Q. What is meant by “breed type” and how important is it in a show dog?
A. Breed type defines the essence of a breed, the properties that make a dog that breed and that breed alone, and so it is all-important.
Head, movement, silhouette, coat, and color are among the factors that contribute to breed type. Think of a Bulldog and what makes that breed unique: its massive head, low-slung body, the wrinkles, the characteristic rolling gait. Now picture an Afghan Hound, with its long, refined head; exotic Eastern expression; luxurious silken coat; distinctive ring tail; pivoting hip bones and effortless, floating gait that enable this swift sighthound to chase down leopards and gazelles. Lose the tail, lose the coat, lose the exotic Eastern look, and pretty soon, you lose the breed.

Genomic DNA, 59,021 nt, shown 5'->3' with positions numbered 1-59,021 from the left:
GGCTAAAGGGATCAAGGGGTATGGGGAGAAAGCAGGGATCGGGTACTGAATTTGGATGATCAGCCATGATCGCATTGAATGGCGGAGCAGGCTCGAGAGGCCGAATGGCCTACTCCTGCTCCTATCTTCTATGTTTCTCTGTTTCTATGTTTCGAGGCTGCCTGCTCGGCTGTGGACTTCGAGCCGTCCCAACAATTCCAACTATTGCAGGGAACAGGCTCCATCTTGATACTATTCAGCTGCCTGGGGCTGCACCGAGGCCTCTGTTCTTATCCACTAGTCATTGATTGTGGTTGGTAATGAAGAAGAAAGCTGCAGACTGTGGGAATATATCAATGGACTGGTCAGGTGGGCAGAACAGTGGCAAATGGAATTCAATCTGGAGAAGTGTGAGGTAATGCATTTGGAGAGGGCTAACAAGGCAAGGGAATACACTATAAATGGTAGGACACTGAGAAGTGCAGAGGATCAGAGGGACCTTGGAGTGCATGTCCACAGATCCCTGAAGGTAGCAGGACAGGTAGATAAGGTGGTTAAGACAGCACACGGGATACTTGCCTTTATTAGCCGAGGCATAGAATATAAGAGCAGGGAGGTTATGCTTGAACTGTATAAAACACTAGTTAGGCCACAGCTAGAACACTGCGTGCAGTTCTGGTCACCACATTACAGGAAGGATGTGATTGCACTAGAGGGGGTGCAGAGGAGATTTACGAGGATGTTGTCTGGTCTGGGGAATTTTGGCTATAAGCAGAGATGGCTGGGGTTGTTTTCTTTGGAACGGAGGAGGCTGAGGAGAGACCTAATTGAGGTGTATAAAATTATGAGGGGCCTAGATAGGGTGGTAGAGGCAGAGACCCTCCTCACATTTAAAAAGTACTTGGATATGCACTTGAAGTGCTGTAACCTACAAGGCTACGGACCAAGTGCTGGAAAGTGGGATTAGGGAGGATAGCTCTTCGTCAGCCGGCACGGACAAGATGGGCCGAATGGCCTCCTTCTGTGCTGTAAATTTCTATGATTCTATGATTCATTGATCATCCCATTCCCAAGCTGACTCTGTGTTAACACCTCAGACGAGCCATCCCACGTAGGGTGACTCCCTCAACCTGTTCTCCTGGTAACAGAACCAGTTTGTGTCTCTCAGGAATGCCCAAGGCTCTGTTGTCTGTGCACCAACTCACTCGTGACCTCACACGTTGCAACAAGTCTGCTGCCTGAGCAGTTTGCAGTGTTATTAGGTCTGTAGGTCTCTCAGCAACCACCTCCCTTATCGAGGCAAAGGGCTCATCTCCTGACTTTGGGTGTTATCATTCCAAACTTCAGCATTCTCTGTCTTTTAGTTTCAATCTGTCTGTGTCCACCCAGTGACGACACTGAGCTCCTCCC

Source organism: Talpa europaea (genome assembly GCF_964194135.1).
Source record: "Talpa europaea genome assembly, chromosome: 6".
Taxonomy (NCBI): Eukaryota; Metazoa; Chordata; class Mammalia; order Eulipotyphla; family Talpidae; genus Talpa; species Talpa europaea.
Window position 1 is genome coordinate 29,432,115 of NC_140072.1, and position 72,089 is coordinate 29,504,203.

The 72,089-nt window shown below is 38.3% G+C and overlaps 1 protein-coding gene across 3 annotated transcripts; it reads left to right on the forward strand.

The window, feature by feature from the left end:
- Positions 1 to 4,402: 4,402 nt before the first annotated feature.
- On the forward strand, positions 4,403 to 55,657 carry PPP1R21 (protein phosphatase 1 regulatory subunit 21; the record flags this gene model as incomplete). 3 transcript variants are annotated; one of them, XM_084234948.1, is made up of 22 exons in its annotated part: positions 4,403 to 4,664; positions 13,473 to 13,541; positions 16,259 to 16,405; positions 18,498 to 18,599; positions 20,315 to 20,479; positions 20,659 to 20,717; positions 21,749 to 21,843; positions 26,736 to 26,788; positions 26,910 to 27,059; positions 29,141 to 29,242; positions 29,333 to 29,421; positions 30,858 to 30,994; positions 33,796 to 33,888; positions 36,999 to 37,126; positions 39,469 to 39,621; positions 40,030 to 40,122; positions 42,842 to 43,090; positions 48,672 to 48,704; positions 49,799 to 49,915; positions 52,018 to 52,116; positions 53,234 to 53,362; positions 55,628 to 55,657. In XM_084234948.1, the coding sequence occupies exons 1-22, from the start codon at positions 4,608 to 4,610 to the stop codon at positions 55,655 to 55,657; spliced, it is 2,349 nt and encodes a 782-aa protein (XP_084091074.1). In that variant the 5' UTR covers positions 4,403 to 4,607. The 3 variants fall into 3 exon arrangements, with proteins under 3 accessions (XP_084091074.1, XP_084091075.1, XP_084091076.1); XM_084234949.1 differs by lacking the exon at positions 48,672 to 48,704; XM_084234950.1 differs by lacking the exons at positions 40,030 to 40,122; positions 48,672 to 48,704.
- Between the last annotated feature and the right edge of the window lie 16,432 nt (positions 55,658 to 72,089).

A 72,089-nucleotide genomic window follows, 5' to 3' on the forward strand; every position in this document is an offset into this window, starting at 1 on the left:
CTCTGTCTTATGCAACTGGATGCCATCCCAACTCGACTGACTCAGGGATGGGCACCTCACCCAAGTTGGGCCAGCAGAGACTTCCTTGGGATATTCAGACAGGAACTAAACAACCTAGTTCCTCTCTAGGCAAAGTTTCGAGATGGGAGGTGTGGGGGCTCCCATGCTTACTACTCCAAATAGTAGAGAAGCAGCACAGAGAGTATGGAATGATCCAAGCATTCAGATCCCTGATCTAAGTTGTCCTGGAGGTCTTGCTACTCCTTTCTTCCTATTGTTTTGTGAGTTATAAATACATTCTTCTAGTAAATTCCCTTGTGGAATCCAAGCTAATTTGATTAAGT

In evaluating any breed at a dog show, knowledgeable judges make their first cut on type; then they find the soundest dogs from among that cut to represent the breed.
There are a lot of red dogs, but not all are Irish Setters, nor are all spotted dogs Dalmatians. If a dog does not instantly shout out its breed to you, then that dog is lacking in type.